Mass shootings might seem like a distant fear, a random act of violence, and something that will not affect the lives of the ones we love so dearly. Yet mass shootings have claimed the lives of hundreds of innocent Americans, accounting for more than 900 deaths over the past seven years.
A breakdown of the numbers:
- 934 people have been killed in mass shootings over the past seven years
- 88 people were killed in 2012 in a total of 16 mass shootings
- 16 mass shootings since Newtown (December 14, 2012), each killing four or more people
- 67 mass shootings in the last three decades, 30 of which have occurred since 2006
Yet numbers only tell a piece of the story. In a continuing effort to illustrate the reality of gun violence in America, HuffPost Live assembled a panel of individuals affected by mass shootings: a survivor, a victim's son, and a survivor's mother. Not only do they express the pain felt immediately after the shootings, but also the importance of community support in the healing process.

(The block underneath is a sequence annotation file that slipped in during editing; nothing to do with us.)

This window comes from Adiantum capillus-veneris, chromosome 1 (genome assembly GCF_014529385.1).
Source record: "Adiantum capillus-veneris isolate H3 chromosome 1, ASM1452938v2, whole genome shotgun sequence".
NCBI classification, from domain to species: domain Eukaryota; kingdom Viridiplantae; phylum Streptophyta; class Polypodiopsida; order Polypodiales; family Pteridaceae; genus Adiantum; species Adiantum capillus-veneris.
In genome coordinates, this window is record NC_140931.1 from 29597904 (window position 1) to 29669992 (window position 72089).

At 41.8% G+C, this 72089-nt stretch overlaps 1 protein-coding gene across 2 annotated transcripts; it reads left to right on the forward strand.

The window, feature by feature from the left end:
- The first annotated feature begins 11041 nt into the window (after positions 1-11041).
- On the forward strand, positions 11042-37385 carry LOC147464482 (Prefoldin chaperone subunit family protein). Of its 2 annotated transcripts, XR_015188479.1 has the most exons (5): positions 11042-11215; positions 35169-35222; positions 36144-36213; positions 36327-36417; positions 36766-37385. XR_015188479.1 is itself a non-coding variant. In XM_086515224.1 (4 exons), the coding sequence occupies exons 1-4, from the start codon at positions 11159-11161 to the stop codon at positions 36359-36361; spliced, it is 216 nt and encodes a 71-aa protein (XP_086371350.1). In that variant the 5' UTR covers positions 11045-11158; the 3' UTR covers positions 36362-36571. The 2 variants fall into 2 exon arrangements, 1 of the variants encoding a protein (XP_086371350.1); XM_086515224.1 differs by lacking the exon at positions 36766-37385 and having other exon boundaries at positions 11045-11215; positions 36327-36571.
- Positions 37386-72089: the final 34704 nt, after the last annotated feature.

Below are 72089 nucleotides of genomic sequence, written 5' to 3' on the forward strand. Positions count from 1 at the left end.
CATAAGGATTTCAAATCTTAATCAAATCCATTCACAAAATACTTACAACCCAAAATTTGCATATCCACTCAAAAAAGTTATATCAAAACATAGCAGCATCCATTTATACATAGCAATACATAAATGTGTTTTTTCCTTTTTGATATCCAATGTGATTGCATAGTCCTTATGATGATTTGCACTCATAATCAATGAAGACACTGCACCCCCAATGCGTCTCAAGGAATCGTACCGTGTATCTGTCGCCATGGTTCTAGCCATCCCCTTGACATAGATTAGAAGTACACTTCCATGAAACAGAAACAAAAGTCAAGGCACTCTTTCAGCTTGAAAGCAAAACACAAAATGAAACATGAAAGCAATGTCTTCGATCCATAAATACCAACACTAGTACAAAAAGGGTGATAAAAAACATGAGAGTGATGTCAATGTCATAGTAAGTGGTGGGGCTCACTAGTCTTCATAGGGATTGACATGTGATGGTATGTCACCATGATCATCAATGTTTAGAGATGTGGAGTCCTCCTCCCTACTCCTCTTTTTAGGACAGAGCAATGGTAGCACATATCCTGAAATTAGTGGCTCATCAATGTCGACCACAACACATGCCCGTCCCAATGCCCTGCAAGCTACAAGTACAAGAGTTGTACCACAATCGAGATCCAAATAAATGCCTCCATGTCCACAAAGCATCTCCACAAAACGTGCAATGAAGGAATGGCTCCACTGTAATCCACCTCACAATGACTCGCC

"A mass shooting is like a tsunami, just wave after wave of tragic information."
-- Pam Simon, 2011 Tucson shooting survivor; former aide to Rep. Gabrielle Giffords
"The last meal [my mom] made... was probably the best meal I've ever had."
-- Kamal Saini, son of Paramjit Kaur who was killed in the 2012 Wisconsin Sikh temple shooting
"Emily said, 'Hi Mommy, I've been shot.' That thrust Emily and my family into this very very difficult club."
-- Lori Haas, mother of Emily Haas who is a survivor of the 2007 Virginia Tech shooting
To hear their stories, watch the full segment below.
As The Huffington Post continues its series on gun violence in America, we want to hear from you. If you or someone you know has been affected by gun violence and would like to share his or her story on HuffPost Live, please e-mail firstname.lastname@example.org.